A Tory councillor received more than £86,000 of taxpayer cash to send just one email a week for nearly five years.
Councillor Margaret George has not carried out a single surgery in four-and-a-half years of sitting on North Ayrshire Council and has been absent from community-focused meetings expected from elected members.
The financial advisor, who represents Irvine South, has not formally logged a single piece of casework since she was elected in 2017, the Irvine Times reported.
According to records from North Ayrshire Council’s customer relationship management system, Cllr George has logged zero cases between May 1, 2017 and August 16, 2021 in the time she has been an elected member.
She defended her work ethic and claimed she “met people in the street” and made phone calls which would not be formally logged.
In comparison, Tory colleague Todd Ferguson has logged 289 cases with the software designed to track interactions between councillor and the local authority service provision.
A case is logged when councillors contact the council to request to access a service, however, non-service interactions are not taken into consideration.
However, Cllr George has sent just 427 emails between May 1, 2017, and September 6, 2021 – averaging one email a week for four and a half years.
According to a Freedom of Information request submitted to North Ayrshire Council, the Conservative and Unionist members sent 26,786 emails in this time, with the top performer sending 9,886 emails, 30 emails a week, in a similar time period.
In addition to a £18,604 annual salary, councillors receive a salary and access to expenses as remuneration for their role in public office.
Over the last five years, councillors’ salaries have increased from £14,654.61 to £18,604.
In total, it is understood Cllr George has been paid around £86,000 in salary and claimed £213.15 in expenses during her time with the council.
Fellow Irvine South elected members from SNP and Labour have blasted the apparent lack of work by Cllr George and urged her to re-consider her position.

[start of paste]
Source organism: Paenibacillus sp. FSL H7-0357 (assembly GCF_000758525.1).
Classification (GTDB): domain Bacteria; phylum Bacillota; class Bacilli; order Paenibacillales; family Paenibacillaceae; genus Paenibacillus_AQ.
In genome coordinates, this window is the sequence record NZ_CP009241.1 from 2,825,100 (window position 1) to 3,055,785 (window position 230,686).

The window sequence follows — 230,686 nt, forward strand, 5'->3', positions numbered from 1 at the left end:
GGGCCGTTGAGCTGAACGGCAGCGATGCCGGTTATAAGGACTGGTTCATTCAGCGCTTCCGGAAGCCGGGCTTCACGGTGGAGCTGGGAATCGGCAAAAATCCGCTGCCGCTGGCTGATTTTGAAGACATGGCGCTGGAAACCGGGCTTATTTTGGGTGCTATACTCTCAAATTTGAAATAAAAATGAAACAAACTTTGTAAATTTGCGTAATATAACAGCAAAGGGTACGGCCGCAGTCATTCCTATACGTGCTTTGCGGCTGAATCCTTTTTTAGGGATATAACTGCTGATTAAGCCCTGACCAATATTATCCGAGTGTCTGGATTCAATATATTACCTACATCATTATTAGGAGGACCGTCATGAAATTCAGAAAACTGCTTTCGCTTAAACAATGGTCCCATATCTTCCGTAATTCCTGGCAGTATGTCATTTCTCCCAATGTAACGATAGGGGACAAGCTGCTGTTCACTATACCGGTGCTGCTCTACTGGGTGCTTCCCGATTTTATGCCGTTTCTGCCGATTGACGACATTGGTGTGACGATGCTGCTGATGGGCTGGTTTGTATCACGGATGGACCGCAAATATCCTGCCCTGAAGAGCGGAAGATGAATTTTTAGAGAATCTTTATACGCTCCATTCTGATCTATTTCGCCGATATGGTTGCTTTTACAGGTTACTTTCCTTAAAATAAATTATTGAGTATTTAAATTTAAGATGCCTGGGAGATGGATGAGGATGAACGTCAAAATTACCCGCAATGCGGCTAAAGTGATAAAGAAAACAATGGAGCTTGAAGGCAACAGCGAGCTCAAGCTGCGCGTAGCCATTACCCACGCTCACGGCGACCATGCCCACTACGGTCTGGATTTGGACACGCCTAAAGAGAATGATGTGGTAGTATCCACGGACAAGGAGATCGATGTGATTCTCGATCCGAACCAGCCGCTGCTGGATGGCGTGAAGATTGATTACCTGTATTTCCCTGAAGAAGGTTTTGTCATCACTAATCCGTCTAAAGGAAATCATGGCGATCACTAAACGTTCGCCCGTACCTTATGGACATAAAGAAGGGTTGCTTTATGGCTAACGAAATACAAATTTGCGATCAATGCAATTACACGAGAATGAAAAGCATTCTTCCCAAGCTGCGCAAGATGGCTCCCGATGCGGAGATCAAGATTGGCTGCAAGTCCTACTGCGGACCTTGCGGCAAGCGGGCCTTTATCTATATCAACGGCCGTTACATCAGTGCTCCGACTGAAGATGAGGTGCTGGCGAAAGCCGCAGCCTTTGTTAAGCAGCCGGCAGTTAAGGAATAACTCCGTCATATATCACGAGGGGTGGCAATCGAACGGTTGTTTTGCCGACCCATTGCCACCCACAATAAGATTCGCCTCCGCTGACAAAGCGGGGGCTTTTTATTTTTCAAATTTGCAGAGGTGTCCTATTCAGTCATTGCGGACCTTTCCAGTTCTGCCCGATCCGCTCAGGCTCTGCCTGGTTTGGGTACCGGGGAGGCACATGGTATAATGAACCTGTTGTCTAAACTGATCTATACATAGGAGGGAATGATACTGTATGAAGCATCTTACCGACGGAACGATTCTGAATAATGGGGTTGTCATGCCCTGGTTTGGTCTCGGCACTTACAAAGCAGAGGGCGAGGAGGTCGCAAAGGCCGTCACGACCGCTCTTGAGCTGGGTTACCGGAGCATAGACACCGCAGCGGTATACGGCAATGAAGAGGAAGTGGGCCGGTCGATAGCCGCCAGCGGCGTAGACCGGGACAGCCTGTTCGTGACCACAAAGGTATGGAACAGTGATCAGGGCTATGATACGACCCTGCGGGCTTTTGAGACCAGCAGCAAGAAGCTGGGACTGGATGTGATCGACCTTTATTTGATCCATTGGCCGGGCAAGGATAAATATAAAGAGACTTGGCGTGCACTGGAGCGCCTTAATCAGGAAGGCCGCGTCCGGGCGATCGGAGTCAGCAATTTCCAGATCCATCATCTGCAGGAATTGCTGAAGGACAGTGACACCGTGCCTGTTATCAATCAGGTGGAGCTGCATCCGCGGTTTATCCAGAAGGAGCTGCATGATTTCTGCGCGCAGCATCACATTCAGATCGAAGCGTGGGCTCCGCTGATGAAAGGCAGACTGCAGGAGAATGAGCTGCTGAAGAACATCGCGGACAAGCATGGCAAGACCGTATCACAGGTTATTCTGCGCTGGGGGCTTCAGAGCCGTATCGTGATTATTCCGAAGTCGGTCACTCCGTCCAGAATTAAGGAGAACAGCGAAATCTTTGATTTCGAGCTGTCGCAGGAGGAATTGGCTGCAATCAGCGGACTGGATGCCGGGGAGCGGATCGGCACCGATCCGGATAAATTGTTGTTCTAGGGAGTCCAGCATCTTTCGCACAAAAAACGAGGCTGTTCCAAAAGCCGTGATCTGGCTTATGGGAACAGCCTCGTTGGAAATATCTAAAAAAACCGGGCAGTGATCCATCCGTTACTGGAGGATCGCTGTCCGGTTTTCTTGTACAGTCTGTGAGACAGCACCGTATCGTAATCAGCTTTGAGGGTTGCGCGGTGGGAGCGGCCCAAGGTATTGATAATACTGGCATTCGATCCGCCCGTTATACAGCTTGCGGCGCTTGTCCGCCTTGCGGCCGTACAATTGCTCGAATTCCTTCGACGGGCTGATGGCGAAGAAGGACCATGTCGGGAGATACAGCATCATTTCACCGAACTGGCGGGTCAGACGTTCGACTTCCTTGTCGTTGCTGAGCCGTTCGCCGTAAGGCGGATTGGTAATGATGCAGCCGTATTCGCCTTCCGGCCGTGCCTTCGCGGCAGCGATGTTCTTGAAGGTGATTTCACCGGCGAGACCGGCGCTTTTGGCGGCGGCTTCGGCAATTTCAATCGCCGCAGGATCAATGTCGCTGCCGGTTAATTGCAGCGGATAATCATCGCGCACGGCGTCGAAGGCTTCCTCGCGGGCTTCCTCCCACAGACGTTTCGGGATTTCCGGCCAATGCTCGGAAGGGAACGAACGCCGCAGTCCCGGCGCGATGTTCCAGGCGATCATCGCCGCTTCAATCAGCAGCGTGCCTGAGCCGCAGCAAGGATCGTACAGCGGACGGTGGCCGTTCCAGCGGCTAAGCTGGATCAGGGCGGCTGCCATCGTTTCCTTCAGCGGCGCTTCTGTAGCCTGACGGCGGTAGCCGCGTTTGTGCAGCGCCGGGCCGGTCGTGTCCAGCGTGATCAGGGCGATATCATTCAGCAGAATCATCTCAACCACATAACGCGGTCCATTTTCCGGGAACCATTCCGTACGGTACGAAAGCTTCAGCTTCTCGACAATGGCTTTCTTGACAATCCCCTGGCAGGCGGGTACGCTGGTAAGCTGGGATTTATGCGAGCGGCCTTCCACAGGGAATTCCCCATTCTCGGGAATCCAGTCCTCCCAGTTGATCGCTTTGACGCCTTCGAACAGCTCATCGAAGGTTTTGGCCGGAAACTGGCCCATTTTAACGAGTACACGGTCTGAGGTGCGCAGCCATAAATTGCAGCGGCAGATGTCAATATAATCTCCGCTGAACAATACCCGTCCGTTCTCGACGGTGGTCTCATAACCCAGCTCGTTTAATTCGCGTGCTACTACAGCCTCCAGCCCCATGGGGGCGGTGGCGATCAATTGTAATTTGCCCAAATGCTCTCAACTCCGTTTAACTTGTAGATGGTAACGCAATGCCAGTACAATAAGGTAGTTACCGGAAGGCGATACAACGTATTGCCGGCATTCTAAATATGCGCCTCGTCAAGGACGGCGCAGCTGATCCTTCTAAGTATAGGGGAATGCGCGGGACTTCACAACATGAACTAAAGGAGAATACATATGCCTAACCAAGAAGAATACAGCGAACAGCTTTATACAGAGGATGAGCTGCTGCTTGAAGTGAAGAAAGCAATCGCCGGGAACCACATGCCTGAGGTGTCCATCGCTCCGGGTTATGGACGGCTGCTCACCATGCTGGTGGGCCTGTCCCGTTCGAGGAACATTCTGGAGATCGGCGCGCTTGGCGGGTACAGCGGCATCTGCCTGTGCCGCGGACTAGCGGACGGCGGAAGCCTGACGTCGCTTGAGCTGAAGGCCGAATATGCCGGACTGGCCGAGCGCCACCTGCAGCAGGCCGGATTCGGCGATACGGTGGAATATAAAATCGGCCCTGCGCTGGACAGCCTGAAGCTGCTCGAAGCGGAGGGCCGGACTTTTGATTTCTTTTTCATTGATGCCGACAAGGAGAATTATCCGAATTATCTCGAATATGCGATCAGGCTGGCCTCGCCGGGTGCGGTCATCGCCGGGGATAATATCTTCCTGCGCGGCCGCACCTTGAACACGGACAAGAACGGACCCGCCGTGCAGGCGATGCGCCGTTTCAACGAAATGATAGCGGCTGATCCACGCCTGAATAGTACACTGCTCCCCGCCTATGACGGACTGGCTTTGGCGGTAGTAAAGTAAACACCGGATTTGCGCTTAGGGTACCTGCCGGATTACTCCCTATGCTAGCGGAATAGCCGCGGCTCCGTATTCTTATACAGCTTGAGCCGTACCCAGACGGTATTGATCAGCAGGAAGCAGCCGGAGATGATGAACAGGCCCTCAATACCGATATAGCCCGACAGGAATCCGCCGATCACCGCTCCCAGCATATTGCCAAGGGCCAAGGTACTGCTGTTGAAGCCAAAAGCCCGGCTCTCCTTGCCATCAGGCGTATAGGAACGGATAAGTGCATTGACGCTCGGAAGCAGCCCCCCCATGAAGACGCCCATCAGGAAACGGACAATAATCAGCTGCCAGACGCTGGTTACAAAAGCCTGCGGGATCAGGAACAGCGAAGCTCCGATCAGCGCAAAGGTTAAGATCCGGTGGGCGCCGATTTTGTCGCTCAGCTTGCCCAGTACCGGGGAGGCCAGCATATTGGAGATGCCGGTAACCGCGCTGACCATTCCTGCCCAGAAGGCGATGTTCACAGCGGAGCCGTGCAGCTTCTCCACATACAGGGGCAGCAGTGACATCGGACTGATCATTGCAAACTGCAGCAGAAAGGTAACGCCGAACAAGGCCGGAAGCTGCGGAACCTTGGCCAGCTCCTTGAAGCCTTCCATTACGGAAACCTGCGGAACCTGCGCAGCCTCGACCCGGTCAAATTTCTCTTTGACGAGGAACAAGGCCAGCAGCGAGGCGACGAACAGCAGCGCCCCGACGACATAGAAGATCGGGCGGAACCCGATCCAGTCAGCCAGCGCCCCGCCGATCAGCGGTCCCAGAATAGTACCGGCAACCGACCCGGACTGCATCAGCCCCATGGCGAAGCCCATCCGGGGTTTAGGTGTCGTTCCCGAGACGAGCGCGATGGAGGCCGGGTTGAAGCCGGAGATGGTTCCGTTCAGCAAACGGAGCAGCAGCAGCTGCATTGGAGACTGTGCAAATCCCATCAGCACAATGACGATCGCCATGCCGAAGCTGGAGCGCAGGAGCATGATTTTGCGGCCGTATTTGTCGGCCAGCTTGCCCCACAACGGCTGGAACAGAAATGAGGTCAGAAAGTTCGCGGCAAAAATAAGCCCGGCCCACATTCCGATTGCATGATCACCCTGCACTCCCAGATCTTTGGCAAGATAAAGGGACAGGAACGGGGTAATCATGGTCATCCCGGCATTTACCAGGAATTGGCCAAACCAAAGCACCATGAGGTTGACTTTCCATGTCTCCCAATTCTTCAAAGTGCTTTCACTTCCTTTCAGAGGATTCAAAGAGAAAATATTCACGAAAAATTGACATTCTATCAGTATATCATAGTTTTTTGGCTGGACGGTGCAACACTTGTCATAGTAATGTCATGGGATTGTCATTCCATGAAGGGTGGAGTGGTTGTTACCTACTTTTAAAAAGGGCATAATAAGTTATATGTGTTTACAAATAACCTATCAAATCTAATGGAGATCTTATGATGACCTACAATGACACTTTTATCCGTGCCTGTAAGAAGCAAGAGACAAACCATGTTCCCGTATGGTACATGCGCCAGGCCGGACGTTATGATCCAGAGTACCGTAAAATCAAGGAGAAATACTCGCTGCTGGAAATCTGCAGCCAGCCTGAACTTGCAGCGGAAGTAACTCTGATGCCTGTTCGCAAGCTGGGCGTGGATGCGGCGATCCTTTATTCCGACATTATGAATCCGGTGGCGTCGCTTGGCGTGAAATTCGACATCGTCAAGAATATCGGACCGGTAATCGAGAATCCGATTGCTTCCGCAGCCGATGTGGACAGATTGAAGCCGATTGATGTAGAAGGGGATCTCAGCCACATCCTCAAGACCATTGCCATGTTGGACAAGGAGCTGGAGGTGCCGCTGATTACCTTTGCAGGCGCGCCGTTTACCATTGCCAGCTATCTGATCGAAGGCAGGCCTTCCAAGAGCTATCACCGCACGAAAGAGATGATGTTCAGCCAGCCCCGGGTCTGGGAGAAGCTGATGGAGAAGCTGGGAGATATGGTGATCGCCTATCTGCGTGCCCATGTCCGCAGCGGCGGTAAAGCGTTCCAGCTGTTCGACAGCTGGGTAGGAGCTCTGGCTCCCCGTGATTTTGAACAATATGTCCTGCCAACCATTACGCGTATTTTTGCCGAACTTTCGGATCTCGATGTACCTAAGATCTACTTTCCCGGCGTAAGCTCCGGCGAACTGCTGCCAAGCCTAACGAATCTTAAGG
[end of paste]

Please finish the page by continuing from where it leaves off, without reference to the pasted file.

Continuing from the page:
SNP councillor Christina Larsen, said: “I am not in the habit of criticising councillors, even if they are from another party, however, I have had constituents remark on Cllr George’s absence since she was elected in 2017.
“These remarks have not only been in regards to her lack of holding any constituency surgeries, but also her lack of engagement in constituency casework and her absence at the Irvine Locality Partnership.
“I don’t think she has properly represented her constituents and I think she should think about her position and whether or not she should stand for office in the elections next year.”
Labour councillor Robert Foster added: “To serve the people of North Ayrshire as a councillor is a real privilege, to spend almost five years in that role and not help a single constituent is breathtaking laziness.
“The contempt that the Tories have for working people is clear for all to see, I would have asked for Margaret George to resign but a by-election would only cost the taxpayer even more money.
“For Margaret George to sit in the house and pocket a wage every month for doing absolutely nothing is disgraceful.
“I hope the people of Irvine send a clear message to the Tories at the council election next May and kick them out.”
The Conservative group for North Ayrshire released a statement on behalf of Cllr George.
Cllr George said: “A lot of the case work that we do it’s not necessarily logged on the council’s Laggan system as, for example, in my case I do a lot of that by phone and by direct email to heads of service so it’s not always logged.
“So one cannot imply from zero case work from the council that there has been no case work.
“In terms of emails, I would’ve expected a councillor to have used the email system more frequently but also as in my case it is possible that many of the contacts were done either through community councils, or by telephone, or by meeting people in the street.”
In response, David Rocks, chairman for the Conservatives in North Ayrshire, added: “We are currently going through the selection process for candidates for next year.
“We are looking to assess and vet the best team to go forward to the elections.”
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